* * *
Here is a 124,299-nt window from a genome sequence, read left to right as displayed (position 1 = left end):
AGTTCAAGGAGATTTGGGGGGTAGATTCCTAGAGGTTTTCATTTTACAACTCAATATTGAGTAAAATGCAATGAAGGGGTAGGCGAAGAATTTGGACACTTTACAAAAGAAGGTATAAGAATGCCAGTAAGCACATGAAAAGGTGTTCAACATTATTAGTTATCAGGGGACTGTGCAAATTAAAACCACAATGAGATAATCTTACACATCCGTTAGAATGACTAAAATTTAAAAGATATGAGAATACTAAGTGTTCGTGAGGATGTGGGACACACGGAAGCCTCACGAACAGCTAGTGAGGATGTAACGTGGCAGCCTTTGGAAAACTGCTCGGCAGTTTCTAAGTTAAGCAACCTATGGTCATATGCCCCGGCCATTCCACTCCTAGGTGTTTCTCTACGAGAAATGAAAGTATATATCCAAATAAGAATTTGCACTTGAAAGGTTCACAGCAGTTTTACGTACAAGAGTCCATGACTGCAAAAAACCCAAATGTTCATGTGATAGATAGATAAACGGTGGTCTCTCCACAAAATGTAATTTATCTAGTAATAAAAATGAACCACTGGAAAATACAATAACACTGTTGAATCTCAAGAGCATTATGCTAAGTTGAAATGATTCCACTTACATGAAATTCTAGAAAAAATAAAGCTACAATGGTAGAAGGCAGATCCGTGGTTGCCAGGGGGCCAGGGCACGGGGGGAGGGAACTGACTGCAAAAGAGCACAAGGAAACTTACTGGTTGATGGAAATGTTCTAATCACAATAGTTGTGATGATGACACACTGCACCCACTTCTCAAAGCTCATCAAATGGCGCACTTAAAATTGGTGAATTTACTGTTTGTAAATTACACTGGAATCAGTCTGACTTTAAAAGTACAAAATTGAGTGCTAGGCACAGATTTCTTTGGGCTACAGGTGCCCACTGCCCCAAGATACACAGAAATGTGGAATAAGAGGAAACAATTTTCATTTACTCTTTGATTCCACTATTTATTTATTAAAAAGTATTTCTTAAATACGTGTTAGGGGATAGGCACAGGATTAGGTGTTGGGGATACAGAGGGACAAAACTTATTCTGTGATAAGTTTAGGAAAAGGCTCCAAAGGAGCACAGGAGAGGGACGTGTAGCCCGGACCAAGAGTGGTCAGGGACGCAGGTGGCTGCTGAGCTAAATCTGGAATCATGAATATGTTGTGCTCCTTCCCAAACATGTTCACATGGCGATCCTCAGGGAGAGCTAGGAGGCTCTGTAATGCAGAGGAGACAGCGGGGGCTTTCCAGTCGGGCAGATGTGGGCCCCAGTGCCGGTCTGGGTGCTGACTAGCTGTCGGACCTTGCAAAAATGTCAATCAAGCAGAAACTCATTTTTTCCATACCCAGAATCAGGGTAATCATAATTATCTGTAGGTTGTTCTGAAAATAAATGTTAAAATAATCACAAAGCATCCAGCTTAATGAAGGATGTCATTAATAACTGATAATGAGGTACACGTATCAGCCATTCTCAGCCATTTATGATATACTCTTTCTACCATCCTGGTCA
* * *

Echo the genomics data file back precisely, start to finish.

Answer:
Here is a 124,299-nt window from a genome sequence, read left to right as displayed (position 1 = left end):
AGTTCAAGGAGATTTGGGGGGTAGATTCCTAGAGGTTTTCATTTTACAACTCAATATTGAGTAAAATGCAATGAAGGGGTAGGCGAAGAATTTGGACACTTTACAAAAGAAGGTATAAGAATGCCAGTAAGCACATGAAAAGGTGTTCAACATTATTAGTTATCAGGGGACTGTGCAAATTAAAACCACAATGAGATAATCTTACACATCCGTTAGAATGACTAAAATTTAAAAGATATGAGAATACTAAGTGTTCGTGAGGATGTGGGACACACGGAAGCCTCACGAACAGCTAGTGAGGATGTAACGTGGCAGCCTTTGGAAAACTGCTCGGCAGTTTCTAAGTTAAGCAACCTATGGTCATATGCCCCGGCCATTCCACTCCTAGGTGTTTCTCTACGAGAAATGAAAGTATATATCCAAATAAGAATTTGCACTTGAAAGGTTCACAGCAGTTTTACGTACAAGAGTCCATGACTGCAAAAAACCCAAATGTTCATGTGATAGATAGATAAACGGTGGTCTCTCCACAAAATGTAATTTATCTAGTAATAAAAATGAACCACTGGAAAATACAATAACACTGTTGAATCTCAAGAGCATTATGCTAAGTTGAAATGATTCCACTTACATGAAATTCTAGAAAAAATAAAGCTACAATGGTAGAAGGCAGATCCGTGGTTGCCAGGGGGCCAGGGCACGGGGGGAGGGAACTGACTGCAAAAGAGCACAAGGAAACTTACTGGTTGATGGAAATGTTCTAATCACAATAGTTGTGATGATGACACACTGCACCCACTTCTCAAAGCTCATCAAATGGCGCACTTAAAATTGGTGAATTTACTGTTTGTAAATTACACTGGAATCAGTCTGACTTTAAAAGTACAAAATTGAGTGCTAGGCACAGATTTCTTTGGGCTACAGGTGCCCACTGCCCCAAGATACACAGAAATGTGGAATAAGAGGAAACAATTTTCATTTACTCTTTGATTCCACTATTTATTTATTAAAAAGTATTTCTTAAATACGTGTTAGGGGATAGGCACAGGATTAGGTGTTGGGGATACAGAGGGACAAAACTTATTCTGTGATAAGTTTAGGAAAAGGCTCCAAAGGAGCACAGGAGAGGGACGTGTAGCCCGGACCAAGAGTGGTCAGGGACGCAGGTGGCTGCTGAGCTAAATCTGGAATCATGAATATGTTGTGCTCCTTCCCAAACATGTTCACATGGCGATCCTCAGGGAGAGCTAGGAGGCTCTGTAATGCAGAGGAGACAGCGGGGGCTTTCCAGTCGGGCAGATGTGGGCCCCAGTGCCGGTCTGGGTGCTGACTAGCTGTCGGACCTTGCAAAAATGTCAATCAAGCAGAAACTCATTTTTTCCATACCCAGAATCAGGGTAATCATAATTATCTGTAGGTTGTTCTGAAAATAAATGTTAAAATAATCACAAAGCATCCAGCTTAATGAAGGATGTCATTAATAACTGATAATGAGGTACACGTATCAGCCATTCTCAGCCATTTATGATATACTCTTTCTACCATCCTGGTCA